The question put to us is why fiction authors should read deep-doctrine nonfiction. I merrily accepted the invitation to consider and discuss this dear-to-my-heart topic at Speculative Faith and thank my fellow six-pointer E. Stephen Burnett both for the opportunity and the engaging thesis.
Let’s modify our question a bit: I am only qualified to address Christian fiction authors, and even in that tangentially toward a Christian trajectory more so than to attempt inform the fiction author component of the phrase. I wouldn’t presume to offer anyone a roadmap to crafting fiction of any sort; it would only lead them to a kaleidoscope landscape where the paths all shifted underfoot and most of the red octagonal signs read go.
But that underscores the import of deep-doctrine nonfiction, doesn’t it, and why Stephen has seemingly attached a deontological epistemic duty to it—that all (Christian) fiction authors should read it? I think so. I agree with him, at the peril of inserting words in his mouth, that there’s a duty involved, one that’s mandated in Hebrews 5:12 to 6:1, for instance. In this, then, our first distinction appears: all Christian fiction authors should study deep doctrine because all Christians should study deep doctrine.
It’s simply a matter of Christians acting as their faith dictates. Christian fiction authors, as a subset of the larger set of Christians, ought to possess a firm grasp of the truths of the Christian faith, beginning with the perspicacious, necessary foundations and progressing to those things we as Christians often argue over.
With regard to fiction, and to offset the somewhat heavy-handedness of this post thus far, this habit, developed by the Christian author, will yield great benefits in fiction, especially as compared with watching Desperate Housewives or even reading Gone With the Wind. Here are some reasons I think this…
Truth is stranger than fiction/plot—we’ve all heard the cliché, but perhaps we could rephrase it as truth is more interesting than fiction. We as Christians hold certain truths as true. These truths will inform fiction in a manner more interesting than fiction itself, just as the cliché holds; they provide a framework that undergirds a fiction story, no matter the setting, plotting, or characterization, and provide a verisimilitude that endows a story with interest. Any world created by a Christian fiction author who studies deep-doctrine and consistently applies it would naturally have this feel. Though I disagree with its doctrine vociferously, in no small way was the success of the Left Behind series independent of this application of Christian doctrine into a Christian fiction.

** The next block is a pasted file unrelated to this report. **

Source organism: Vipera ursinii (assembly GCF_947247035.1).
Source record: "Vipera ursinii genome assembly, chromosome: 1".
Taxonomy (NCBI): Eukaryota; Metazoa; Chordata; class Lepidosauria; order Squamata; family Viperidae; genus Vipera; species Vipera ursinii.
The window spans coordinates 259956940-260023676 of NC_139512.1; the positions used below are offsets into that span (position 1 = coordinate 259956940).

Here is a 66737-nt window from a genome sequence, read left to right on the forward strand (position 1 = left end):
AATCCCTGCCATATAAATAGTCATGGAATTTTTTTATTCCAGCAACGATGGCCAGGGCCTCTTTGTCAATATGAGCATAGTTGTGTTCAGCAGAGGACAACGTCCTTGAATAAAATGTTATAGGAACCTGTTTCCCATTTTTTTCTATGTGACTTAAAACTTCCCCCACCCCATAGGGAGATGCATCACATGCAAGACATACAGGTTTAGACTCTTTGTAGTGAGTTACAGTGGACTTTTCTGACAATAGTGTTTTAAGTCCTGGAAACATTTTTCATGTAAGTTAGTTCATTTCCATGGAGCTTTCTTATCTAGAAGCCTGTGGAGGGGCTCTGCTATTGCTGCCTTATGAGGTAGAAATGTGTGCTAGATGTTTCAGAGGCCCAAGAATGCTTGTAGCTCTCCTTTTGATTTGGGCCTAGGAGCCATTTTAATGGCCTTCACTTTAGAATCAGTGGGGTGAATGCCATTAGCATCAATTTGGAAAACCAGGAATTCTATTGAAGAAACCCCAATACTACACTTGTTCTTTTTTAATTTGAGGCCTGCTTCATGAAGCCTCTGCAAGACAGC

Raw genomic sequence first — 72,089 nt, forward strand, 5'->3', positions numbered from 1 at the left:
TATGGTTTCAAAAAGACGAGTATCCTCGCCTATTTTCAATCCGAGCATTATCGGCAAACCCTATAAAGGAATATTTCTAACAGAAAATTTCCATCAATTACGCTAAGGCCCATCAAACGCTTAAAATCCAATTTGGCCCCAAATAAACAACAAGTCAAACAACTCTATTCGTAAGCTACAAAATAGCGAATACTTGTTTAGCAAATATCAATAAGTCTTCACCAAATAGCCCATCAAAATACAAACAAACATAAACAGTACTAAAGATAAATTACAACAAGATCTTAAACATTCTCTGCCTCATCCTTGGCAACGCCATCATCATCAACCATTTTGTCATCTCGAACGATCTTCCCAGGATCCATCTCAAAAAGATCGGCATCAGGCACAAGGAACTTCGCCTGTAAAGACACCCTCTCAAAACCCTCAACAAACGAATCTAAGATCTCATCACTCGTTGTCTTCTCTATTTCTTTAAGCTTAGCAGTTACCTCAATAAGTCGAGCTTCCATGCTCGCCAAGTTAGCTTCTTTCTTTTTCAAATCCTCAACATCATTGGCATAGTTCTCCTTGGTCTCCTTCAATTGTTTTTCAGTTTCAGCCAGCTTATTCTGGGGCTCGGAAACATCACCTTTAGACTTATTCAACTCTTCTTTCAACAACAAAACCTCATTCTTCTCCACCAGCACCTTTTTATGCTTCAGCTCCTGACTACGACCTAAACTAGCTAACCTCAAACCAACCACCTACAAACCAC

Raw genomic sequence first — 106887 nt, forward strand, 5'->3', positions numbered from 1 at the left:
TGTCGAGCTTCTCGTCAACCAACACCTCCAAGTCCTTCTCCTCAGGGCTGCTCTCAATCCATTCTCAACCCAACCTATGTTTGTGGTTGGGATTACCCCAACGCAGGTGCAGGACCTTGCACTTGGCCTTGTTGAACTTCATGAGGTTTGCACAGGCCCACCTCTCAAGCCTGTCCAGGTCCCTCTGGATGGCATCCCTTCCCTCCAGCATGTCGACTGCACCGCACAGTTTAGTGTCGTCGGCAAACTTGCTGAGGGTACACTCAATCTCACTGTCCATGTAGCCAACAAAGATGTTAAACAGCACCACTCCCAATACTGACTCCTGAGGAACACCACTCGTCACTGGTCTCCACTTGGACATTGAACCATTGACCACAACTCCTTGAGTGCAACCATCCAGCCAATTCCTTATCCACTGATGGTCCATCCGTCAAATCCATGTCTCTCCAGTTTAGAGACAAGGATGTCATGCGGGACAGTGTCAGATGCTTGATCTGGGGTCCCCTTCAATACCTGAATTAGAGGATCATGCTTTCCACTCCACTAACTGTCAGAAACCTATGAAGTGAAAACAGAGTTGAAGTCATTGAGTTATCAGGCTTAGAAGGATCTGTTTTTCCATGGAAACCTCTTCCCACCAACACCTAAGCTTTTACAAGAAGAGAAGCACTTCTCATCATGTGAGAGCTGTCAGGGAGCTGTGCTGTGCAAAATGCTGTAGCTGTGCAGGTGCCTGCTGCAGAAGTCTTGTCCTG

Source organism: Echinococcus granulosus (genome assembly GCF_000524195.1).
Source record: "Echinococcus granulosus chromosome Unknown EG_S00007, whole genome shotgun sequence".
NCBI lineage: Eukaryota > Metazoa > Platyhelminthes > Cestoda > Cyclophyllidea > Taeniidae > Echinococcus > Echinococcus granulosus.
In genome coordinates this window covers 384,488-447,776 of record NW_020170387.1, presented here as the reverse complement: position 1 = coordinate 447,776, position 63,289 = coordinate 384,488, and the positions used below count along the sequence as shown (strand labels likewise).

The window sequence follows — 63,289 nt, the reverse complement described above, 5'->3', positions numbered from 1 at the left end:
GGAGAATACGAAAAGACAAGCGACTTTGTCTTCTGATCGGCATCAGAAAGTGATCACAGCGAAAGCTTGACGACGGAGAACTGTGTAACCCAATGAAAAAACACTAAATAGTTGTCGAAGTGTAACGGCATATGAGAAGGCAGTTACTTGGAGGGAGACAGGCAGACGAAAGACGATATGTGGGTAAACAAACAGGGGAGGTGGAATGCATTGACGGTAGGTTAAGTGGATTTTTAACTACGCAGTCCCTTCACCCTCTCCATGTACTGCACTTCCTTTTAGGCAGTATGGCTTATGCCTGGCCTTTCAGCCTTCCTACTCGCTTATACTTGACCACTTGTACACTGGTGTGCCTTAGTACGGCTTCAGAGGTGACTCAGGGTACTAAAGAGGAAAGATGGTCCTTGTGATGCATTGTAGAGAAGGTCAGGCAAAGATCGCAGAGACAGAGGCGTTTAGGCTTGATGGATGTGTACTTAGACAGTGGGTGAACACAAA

Characterization—what’s more important to successful fiction than characterization, Christian or otherwise? Plot, of course, but that’s another post. (See how easy it is to rile the character-firsters in our midst? They are an emotional lot, after all. J) Regardless, imagine the inexhaustible wealth of characterization available to Christian writers within their own deep-doctrine! Let me, at the risk of shameful self-promotion, give some personal examples. In The Dark Man (attack helicopters!), Charles Graves is tormented by the sinful nature, a concept directly lifted from Christian doctrine, and all characters in the book are knowingly or unknowingly contrasted against it. Likewise, in Konig’s Fire, Sascha Konig confronts his sinful nature, and, as an academian, is tormented by the Problem of Evil: